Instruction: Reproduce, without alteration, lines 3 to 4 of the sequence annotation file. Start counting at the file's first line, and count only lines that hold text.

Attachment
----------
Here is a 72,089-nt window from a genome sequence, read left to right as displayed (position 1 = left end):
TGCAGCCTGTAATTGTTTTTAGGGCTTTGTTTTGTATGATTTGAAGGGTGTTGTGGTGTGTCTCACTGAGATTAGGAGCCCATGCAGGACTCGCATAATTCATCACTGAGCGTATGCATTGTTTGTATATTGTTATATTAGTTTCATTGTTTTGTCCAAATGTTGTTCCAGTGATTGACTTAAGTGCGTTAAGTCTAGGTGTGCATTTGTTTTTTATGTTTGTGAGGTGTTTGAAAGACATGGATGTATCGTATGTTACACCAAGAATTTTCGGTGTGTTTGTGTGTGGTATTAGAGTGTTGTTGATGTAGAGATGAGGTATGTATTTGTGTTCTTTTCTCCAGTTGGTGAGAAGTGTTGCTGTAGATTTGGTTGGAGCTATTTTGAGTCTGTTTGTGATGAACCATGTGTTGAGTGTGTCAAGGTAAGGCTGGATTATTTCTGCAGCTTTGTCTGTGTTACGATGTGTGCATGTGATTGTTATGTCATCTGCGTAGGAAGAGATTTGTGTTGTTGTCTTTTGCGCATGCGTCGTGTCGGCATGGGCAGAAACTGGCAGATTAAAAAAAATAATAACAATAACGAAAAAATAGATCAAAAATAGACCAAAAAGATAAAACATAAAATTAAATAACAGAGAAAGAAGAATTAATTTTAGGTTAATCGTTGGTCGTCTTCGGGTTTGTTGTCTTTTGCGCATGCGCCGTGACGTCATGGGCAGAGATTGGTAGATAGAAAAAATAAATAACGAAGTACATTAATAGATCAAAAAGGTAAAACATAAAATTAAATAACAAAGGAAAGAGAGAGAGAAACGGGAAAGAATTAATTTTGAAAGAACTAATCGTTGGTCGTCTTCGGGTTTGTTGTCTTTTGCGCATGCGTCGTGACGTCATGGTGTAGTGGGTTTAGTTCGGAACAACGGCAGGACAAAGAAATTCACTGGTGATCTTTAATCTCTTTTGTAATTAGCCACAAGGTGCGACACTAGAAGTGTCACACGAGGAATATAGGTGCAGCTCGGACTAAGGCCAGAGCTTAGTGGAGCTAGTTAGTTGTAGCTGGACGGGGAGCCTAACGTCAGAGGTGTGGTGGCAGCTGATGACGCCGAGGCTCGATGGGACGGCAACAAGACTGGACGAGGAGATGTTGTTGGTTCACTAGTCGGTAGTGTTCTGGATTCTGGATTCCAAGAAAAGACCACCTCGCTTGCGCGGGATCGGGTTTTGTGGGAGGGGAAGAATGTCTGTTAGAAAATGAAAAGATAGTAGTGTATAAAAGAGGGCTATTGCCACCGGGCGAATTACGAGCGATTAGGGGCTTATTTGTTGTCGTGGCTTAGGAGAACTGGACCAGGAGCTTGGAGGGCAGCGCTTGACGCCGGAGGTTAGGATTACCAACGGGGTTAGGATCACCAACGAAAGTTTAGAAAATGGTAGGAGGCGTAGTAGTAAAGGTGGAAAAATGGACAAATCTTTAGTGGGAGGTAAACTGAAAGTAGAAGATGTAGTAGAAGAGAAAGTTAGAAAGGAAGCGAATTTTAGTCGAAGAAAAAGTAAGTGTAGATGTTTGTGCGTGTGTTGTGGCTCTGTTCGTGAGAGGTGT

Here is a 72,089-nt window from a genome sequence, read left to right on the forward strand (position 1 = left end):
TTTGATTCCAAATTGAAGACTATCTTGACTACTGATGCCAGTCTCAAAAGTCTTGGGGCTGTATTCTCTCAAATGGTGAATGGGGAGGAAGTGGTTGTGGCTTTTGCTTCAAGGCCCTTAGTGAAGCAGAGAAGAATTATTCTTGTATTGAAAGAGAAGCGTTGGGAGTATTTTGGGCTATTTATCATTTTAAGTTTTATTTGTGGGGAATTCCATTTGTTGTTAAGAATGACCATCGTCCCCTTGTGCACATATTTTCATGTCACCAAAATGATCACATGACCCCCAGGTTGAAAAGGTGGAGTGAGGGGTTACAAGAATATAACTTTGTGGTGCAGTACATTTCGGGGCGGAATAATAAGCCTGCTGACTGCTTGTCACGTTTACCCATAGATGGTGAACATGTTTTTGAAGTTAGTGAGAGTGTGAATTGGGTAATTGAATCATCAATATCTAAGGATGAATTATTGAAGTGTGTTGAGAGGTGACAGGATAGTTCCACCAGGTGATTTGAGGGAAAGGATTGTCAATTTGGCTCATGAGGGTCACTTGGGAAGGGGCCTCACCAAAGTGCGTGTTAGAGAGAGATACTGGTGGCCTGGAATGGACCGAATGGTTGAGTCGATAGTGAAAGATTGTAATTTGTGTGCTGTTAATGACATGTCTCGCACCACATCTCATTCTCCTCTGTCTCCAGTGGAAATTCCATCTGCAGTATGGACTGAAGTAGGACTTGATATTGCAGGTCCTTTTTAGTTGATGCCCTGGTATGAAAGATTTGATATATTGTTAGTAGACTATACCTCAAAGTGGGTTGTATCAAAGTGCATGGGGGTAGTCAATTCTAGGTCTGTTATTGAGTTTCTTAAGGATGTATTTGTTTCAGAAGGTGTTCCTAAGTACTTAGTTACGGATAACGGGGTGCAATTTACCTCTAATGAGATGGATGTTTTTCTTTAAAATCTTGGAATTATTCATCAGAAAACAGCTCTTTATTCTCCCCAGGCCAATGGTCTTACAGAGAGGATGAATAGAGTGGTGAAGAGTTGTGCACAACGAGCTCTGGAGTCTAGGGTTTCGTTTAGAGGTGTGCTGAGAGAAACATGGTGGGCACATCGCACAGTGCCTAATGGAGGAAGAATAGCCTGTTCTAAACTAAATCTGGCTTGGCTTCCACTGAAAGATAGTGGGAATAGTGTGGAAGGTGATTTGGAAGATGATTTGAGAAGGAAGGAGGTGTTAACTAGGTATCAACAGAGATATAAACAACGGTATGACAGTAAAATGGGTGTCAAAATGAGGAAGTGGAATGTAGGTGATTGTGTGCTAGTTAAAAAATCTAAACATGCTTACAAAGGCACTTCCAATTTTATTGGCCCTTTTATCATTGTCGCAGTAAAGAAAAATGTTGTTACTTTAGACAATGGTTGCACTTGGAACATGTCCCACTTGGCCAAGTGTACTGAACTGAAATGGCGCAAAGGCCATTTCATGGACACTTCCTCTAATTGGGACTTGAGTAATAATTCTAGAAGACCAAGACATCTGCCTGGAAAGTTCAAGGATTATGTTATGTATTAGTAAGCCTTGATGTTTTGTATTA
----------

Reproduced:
Here is a 72,089-nt window from a genome sequence, read left to right on the forward strand (position 1 = left end):
TTTGATTCCAAATTGAAGACTATCTTGACTACTGATGCCAGTCTCAAAAGTCTTGGGGCTGTATTCTCTCAAATGGTGAATGGGGAGGAAGTGGTTGTGGCTTTTGCTTCAAGGCCCTTAGTGAAGCAGAGAAGAATTATTCTTGTATTGAAAGAGAAGCGTTGGGAGTATTTTGGGCTATTTATCATTTTAAGTTTTATTTGTGGGGAATTCCATTTGTTGTTAAGAATGACCATCGTCCCCTTGTGCACATATTTTCATGTCACCAAAATGATCACATGACCCCCAGGTTGAAAAGGTGGAGTGAGGGGTTACAAGAATATAACTTTGTGGTGCAGTACATTTCGGGGCGGAATAATAAGCCTGCTGACTGCTTGTCACGTTTACCCATAGATGGTGAACATGTTTTTGAAGTTAGTGAGAGTGTGAATTGGGTAATTGAATCATCAATATCTAAGGATGAATTATTGAAGTGTGTTGAGAGGTGACAGGATAGTTCCACCAGGTGATTTGAGGGAAAGGATTGTCAATTTGGCTCATGAGGGTCACTTGGGAAGGGGCCTCACCAAAGTGCGTGTTAGAGAGAGATACTGGTGGCCTGGAATGGACCGAATGGTTGAGTCGATAGTGAAAGATTGTAATTTGTGTGCTGTTAATGACATGTCTCGCACCACATCTCATTCTCCTCTGTCTCCAGTGGAAATTCCATCTGCAGTATGGACTGAAGTAGGACTTGATATTGCAGGTCCTTTTTAGTTGATGCCCTGGTATGAAAGATTTGATATATTGTTAGTAGACTATACCTCAAAGTGGGTTGTATCAAAGTGCATGGGGGTAGTCAATTCTAGGTCTGTTATTGAGTTTCTTAAGGATGTATTTGTTTCAGAAGGTGTTCCTAAGTACTTAGTTACGGATAACGGGGTGCAATTTACCTCTAATGAGATGGATGTTTTTCTTTAAAATCTTGGAATTATTCATCAGAAAACAGCTCTTTATTCTCCCCAGGCCAATGGTCTTACAGAGAGGATGAATAGAGTGGTGAAGAGTTGTGCACAACGAGCTCTGGAGTCTAGGGTTTCGTTTAGAGGTGTGCTGAGAGAAACATGGTGGGCACATCGCACAGTGCCTAATGGAGGAAGAATAGCCTGTTCTAAACTAAATCTGGCTTGGCTTCCACTGAAAGATAGTGGGAATAGTGTGGAAGGTGATTTGGAAGATGATTTGAGAAGGAAGGAGGTGTTAACTAGGTATCAACAGAGATATAAACAACGGTATGACAGTAAAATGGGTGTCAAAATGAGGAAGTGGAATGTAGGTGATTGTGTGCTAGTTAAAAAATCTAAACATGCTTACAAAGGCACTTCCAATTTTATTGGCCCTTTTATCATTGTCGCAGTAAAGAAAAATGTTGTTACTTTAGACAATGGTTGCACTTGGAACATGTCCCACTTGGCCAAGTGTACTGAACTGAAATGGCGCAAAGGCCATTTCATGGACACTTCCTCTAATTGGGACTTGAGTAATAATTCTAGAAGACCAAGACATCTGCCTGGAAAGTTCAAGGATTATGTTATGTATTAGTAAGCCTTGATGTTTTGTATTA